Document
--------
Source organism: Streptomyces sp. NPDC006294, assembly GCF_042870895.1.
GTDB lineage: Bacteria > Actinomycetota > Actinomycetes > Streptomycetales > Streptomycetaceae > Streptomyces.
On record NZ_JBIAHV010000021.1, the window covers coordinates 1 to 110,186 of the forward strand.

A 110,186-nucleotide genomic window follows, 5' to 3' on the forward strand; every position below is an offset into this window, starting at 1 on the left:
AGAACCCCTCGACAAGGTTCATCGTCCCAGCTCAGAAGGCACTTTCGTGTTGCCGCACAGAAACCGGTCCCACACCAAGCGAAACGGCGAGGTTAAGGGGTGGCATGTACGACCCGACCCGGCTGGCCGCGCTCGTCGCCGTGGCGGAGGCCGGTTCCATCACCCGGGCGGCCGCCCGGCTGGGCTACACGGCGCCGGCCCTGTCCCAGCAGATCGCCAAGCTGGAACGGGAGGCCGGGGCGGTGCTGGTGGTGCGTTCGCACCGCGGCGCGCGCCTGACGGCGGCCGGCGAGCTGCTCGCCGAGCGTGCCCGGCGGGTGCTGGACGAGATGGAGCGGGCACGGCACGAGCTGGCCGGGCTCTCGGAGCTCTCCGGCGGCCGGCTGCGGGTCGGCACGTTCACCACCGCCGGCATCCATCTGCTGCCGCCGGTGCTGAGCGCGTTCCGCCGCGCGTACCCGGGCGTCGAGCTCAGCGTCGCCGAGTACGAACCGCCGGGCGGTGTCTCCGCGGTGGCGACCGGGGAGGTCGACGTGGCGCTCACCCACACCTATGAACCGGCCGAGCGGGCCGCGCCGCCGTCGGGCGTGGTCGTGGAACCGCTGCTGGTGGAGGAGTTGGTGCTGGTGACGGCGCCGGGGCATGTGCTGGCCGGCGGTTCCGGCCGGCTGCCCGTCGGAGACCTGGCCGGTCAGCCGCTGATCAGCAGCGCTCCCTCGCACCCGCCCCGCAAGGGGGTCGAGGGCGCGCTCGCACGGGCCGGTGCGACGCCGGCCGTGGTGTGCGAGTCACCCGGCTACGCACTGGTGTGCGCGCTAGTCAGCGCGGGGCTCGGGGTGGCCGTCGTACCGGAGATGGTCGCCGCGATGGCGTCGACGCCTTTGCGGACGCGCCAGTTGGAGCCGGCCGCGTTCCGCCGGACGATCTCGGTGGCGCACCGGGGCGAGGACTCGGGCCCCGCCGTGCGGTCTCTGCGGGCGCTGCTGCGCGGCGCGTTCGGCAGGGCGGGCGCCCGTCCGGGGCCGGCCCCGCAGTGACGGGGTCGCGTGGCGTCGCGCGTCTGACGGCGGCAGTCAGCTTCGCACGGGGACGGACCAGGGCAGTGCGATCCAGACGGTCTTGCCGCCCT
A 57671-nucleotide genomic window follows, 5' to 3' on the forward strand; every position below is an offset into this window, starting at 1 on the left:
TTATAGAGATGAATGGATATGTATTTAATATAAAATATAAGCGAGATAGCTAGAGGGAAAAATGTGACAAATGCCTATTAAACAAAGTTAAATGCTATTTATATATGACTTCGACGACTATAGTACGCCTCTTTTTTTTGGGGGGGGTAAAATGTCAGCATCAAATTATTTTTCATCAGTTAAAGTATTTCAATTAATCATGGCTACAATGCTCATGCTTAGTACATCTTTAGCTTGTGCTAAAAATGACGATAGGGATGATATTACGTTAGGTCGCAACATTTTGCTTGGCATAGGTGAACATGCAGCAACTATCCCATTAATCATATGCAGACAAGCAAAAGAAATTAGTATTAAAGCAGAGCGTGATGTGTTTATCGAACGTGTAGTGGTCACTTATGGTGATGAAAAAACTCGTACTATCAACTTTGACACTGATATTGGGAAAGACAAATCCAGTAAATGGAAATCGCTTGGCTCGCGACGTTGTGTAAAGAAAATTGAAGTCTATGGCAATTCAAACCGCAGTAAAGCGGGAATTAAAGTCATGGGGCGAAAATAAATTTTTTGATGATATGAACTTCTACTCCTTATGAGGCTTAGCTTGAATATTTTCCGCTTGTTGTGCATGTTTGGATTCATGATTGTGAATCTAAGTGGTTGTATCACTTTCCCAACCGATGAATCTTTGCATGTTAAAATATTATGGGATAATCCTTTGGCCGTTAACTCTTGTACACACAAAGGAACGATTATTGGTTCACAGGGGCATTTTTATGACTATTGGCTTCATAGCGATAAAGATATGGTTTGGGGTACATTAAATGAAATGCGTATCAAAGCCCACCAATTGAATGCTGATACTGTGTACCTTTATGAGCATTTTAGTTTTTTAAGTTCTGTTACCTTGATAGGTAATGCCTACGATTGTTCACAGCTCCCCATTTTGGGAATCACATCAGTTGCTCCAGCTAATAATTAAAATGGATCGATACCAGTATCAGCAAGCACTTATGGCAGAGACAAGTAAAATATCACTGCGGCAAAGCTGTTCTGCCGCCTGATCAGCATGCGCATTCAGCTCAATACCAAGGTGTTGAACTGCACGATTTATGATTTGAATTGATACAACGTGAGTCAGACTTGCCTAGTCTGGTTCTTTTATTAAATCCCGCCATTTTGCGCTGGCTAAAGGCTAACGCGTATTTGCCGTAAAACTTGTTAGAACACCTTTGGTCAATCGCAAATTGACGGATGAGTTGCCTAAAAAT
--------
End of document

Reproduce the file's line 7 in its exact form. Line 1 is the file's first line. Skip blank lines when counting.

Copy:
TTATAGAGATGAATGGATATGTATTTAATATAAAATATAAGCGAGATAGCTAGAGGGAAAAATGTGACAAATGCCTATTAAACAAAGTTAAATGCTATTTATATATGACTTCGACGACTATAGTACGCCTCTTTTTTTTGGGGGGGGTAAAATGTCAGCATCAAATTATTTTTCATCAGTTAAAGTATTTCAATTAATCATGGCTACAATGCTCATGCTTAGTACATCTTTAGCTTGTGCTAAAAATGACGATAGGGATGATATTACGTTAGGTCGCAACATTTTGCTTGGCATAGGTGAACATGCAGCAACTATCCCATTAATCATATGCAGACAAGCAAAAGAAATTAGTATTAAAGCAGAGCGTGATGTGTTTATCGAACGTGTAGTGGTCACTTATGGTGATGAAAAAACTCGTACTATCAACTTTGACACTGATATTGGGAAAGACAAATCCAGTAAATGGAAATCGCTTGGCTCGCGACGTTGTGTAAAGAAAATTGAAGTCTATGGCAATTCAAACCGCAGTAAAGCGGGAATTAAAGTCATGGGGCGAAAATAAATTTTTTGATGATATGAACTTCTACTCCTTATGAGGCTTAGCTTGAATATTTTCCGCTTGTTGTGCATGTTTGGATTCATGATTGTGAATCTAAGTGGTTGTATCACTTTCCCAACCGATGAATCTTTGCATGTTAAAATATTATGGGATAATCCTTTGGCCGTTAACTCTTGTACACACAAAGGAACGATTATTGGTTCACAGGGGCATTTTTATGACTATTGGCTTCATAGCGATAAAGATATGGTTTGGGGTACATTAAATGAAATGCGTATCAAAGCCCACCAATTGAATGCTGATACTGTGTACCTTTATGAGCATTTTAGTTTTTTAAGTTCTGTTACCTTGATAGGTAATGCCTACGATTGTTCACAGCTCCCCATTTTGGGAATCACATCAGTTGCTCCAGCTAATAATTAAAATGGATCGATACCAGTATCAGCAAGCACTTATGGCAGAGACAAGTAAAATATCACTGCGGCAAAGCTGTTCTGCCGCCTGATCAGCATGCGCATTCAGCTCAATACCAAGGTGTTGAACTGCACGATTTATGATTTGAATTGATACAACGTGAGTCAGACTTGCCTAGTCTGGTTCTTTTATTAAATCCCGCCATTTTGCGCTGGCTAAAGGCTAACGCGTATTTGCCGTAAAACTTGTTAGAACACCTTTGGTCAATCGCAAATTGACGGATGAGTTGCCTAAAAAT